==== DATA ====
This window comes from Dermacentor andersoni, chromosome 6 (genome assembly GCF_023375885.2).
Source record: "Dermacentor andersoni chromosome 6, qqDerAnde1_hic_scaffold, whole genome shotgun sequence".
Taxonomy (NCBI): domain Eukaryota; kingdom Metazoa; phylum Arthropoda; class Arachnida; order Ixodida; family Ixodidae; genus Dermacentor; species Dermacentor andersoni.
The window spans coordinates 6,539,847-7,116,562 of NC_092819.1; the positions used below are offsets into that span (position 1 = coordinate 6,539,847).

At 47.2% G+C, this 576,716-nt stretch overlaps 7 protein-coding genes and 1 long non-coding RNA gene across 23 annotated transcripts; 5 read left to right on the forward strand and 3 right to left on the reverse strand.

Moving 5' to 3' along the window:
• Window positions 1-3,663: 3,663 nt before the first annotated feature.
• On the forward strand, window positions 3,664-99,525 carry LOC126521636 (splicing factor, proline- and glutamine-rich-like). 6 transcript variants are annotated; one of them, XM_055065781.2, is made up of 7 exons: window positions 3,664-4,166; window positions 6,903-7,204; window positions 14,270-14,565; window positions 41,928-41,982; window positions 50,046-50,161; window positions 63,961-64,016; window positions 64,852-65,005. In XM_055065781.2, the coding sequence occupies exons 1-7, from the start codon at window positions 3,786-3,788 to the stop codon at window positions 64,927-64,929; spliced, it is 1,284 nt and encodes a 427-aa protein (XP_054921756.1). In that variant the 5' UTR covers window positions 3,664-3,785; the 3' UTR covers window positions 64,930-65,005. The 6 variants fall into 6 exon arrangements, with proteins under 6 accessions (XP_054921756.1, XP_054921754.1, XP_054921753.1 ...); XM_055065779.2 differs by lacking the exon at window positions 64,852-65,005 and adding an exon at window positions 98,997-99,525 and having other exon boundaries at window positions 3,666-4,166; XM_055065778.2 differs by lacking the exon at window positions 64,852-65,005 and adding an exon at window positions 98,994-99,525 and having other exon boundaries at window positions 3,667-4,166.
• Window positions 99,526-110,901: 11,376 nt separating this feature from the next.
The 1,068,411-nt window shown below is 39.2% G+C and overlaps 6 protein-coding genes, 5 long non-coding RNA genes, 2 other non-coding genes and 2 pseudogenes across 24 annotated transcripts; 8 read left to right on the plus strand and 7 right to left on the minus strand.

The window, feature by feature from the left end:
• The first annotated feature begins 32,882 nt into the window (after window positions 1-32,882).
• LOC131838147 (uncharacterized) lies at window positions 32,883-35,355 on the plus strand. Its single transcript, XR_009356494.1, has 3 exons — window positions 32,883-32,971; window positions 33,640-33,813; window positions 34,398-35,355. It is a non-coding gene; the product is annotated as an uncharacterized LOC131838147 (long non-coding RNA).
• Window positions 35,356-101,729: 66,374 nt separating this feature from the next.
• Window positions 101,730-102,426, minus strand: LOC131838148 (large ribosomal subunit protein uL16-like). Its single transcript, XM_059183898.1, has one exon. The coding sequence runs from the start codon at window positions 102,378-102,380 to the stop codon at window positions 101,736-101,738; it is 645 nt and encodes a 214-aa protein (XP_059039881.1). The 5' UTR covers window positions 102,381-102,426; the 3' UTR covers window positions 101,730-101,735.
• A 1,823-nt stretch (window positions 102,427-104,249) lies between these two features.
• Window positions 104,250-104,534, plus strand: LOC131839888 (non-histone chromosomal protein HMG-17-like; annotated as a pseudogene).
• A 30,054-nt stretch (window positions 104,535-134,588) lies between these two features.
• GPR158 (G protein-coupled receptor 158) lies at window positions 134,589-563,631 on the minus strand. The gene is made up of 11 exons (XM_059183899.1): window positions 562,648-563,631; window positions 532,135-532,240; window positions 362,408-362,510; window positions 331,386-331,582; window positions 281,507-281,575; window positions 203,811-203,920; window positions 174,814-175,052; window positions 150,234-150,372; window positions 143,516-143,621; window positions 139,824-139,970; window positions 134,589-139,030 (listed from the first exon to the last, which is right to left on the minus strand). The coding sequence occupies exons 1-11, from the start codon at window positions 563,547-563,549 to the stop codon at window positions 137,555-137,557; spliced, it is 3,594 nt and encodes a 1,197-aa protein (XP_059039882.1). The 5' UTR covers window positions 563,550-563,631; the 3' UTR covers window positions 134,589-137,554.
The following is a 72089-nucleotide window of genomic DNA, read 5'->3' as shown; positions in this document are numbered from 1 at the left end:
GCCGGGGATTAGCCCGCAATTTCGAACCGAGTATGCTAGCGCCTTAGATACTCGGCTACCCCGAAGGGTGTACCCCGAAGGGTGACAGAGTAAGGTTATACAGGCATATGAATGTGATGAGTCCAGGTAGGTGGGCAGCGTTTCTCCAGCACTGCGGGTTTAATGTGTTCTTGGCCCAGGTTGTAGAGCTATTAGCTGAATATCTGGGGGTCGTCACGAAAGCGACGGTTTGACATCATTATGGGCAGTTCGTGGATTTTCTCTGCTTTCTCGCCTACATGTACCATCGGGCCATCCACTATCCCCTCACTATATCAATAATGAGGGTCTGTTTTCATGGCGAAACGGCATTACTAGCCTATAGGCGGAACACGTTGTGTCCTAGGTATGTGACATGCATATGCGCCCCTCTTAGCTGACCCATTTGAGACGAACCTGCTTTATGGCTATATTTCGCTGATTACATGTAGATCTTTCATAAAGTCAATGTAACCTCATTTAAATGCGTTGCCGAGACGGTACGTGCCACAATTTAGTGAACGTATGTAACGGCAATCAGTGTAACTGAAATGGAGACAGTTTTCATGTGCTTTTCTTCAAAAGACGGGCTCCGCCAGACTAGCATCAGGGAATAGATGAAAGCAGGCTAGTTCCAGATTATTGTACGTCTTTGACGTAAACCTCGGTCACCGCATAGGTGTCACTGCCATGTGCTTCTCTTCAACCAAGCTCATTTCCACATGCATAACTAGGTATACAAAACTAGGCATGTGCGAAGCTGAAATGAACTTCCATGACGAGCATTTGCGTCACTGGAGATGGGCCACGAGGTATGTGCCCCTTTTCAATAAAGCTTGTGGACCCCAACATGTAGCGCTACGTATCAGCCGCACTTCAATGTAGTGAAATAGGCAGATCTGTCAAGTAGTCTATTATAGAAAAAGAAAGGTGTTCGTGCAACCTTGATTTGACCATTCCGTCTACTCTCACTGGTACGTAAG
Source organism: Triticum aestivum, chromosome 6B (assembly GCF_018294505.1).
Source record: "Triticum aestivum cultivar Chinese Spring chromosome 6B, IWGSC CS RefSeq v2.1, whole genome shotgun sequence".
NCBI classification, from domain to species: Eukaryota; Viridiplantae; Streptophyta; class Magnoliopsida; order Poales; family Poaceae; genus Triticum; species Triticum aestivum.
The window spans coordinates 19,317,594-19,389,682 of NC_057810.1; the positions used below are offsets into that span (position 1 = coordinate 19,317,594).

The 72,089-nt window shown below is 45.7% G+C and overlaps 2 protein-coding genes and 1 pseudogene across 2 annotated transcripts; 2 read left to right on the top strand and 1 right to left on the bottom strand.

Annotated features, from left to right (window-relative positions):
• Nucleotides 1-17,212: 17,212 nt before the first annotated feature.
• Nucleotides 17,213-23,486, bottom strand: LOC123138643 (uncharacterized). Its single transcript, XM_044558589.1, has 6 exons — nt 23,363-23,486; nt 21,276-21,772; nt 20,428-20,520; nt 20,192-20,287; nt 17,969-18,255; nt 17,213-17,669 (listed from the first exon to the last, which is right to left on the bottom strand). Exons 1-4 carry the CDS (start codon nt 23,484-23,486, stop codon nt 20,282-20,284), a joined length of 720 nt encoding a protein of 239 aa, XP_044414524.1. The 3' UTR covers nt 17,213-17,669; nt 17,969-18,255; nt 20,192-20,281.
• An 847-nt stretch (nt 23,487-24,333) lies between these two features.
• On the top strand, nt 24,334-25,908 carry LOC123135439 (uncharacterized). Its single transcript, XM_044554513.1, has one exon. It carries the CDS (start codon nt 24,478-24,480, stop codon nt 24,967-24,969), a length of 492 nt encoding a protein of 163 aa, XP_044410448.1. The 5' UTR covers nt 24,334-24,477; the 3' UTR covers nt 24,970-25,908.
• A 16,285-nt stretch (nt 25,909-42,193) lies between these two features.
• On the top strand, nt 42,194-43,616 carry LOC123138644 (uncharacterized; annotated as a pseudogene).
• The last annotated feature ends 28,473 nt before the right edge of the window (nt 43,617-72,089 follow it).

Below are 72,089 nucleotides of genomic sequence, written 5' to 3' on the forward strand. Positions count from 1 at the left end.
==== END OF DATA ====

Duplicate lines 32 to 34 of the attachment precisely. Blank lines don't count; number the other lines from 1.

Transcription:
• A 16,285-nt stretch (nt 25,909-42,193) lies between these two features.
• On the top strand, nt 42,194-43,616 carry LOC123138644 (uncharacterized; annotated as a pseudogene).
• The last annotated feature ends 28,473 nt before the right edge of the window (nt 43,617-72,089 follow it).